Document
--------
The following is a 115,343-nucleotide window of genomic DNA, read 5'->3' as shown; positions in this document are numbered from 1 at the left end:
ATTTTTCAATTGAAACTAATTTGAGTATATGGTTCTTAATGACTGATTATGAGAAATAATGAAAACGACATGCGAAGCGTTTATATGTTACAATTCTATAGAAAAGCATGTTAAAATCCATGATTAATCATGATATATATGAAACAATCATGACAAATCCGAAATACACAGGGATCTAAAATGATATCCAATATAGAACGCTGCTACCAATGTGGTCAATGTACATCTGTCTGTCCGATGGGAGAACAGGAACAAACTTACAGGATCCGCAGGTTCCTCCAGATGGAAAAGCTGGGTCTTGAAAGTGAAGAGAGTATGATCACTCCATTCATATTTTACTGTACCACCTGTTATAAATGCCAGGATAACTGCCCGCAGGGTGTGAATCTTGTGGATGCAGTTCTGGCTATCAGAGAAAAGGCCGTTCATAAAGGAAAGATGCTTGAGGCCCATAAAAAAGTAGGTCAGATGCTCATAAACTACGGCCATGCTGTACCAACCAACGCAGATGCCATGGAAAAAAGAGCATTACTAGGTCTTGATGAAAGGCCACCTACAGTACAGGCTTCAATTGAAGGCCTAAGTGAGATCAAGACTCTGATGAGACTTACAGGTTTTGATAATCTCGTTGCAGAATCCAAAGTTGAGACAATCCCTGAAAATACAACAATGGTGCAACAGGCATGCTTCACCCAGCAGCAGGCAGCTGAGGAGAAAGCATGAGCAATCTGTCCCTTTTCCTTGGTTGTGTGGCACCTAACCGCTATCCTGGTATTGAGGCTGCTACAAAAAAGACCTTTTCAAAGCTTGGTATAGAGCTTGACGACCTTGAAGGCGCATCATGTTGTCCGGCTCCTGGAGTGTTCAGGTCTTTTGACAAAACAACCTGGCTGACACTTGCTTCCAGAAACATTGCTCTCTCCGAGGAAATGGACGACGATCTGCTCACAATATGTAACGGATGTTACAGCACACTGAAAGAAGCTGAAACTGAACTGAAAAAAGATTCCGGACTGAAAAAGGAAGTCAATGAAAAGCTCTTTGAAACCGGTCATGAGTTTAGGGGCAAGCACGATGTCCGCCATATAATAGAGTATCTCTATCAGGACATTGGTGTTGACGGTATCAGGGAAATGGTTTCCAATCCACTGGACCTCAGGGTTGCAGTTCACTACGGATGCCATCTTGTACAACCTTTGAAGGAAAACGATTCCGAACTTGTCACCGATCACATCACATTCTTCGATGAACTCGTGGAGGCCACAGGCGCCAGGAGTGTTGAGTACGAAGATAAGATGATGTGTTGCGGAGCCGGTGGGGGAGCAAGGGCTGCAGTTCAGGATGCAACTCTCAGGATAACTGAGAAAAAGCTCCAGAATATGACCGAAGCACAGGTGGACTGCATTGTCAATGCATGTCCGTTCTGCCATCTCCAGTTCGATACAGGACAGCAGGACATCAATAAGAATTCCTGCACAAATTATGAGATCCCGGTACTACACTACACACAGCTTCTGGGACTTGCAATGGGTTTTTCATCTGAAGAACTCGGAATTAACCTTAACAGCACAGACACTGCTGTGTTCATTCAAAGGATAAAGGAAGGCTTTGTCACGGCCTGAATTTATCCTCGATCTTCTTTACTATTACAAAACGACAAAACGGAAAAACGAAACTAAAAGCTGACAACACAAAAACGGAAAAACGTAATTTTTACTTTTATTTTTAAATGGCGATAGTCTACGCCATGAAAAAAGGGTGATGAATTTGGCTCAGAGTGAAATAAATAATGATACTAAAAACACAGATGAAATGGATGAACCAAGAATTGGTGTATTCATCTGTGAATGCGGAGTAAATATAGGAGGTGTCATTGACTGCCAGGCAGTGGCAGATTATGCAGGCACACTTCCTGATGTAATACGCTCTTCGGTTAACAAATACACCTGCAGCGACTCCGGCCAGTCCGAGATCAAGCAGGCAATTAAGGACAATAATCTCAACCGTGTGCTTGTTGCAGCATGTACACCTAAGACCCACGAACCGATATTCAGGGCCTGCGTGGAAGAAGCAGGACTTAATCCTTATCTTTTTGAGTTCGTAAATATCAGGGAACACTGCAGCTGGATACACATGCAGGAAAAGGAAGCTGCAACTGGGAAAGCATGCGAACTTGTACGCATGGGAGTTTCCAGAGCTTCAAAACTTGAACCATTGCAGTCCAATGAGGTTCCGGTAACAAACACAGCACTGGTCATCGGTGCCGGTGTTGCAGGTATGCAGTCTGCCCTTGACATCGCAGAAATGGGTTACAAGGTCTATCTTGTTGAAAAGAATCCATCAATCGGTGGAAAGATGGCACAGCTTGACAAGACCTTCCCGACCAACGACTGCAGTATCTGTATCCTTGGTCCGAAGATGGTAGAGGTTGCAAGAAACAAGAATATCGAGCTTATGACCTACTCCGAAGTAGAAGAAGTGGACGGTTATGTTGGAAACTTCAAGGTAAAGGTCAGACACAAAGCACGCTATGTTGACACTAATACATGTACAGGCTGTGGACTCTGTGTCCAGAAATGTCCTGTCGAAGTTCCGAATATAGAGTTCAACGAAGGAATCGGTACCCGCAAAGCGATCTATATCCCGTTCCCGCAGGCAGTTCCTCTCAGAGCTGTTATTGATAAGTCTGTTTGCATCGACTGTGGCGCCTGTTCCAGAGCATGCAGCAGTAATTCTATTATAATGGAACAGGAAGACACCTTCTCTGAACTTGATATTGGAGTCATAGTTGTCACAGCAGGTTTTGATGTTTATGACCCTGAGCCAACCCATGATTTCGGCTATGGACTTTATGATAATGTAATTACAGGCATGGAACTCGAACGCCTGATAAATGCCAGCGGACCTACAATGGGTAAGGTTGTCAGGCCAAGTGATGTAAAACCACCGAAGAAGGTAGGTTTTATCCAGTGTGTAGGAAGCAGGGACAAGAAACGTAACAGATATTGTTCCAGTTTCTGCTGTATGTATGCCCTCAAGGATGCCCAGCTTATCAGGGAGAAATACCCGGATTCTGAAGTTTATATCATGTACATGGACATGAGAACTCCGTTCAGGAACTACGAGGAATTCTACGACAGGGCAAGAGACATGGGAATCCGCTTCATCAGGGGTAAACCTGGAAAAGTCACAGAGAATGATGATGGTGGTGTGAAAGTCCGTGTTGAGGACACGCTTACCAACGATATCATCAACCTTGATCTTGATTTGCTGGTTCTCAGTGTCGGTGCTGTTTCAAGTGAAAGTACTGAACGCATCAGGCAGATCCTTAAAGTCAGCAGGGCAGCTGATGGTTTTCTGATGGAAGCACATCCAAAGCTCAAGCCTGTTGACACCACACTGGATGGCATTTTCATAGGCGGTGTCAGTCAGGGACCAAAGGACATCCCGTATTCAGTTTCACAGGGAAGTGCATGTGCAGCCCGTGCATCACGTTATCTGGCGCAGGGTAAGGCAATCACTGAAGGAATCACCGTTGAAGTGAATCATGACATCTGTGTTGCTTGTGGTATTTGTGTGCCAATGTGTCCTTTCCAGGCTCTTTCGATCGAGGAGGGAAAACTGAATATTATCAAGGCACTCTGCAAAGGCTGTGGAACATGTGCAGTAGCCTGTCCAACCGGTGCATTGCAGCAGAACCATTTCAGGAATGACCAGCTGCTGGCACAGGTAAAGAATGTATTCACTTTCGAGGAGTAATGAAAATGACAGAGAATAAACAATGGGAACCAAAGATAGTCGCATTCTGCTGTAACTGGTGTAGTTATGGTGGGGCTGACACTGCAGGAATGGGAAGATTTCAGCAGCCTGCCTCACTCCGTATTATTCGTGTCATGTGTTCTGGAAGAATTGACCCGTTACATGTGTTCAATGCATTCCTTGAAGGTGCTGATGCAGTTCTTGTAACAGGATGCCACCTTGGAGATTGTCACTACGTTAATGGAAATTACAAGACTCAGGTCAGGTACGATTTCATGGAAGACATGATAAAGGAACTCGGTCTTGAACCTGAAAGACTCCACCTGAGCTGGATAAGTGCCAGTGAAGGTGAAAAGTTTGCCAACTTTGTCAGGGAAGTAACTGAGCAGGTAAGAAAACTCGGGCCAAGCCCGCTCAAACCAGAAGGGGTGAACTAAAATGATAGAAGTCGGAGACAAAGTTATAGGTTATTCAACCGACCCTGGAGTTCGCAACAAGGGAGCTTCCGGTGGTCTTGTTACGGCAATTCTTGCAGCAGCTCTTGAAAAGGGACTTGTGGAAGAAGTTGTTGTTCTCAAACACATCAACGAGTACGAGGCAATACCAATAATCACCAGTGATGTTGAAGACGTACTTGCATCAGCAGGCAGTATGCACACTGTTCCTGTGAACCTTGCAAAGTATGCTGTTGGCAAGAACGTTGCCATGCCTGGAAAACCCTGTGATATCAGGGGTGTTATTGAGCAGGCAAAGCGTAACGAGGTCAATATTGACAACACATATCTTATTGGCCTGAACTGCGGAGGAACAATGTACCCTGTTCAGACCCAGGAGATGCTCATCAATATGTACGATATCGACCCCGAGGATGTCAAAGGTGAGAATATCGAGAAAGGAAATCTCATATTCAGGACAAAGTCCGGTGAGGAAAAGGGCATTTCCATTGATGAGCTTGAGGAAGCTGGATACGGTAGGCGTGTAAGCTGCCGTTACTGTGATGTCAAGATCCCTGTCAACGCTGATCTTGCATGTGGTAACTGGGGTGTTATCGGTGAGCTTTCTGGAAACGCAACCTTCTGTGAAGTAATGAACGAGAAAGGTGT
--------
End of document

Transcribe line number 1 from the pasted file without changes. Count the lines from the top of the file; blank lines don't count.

The following is a 115,343-nucleotide window of genomic DNA, read 5'->3' as shown; positions in this document are numbered from 1 at the left end: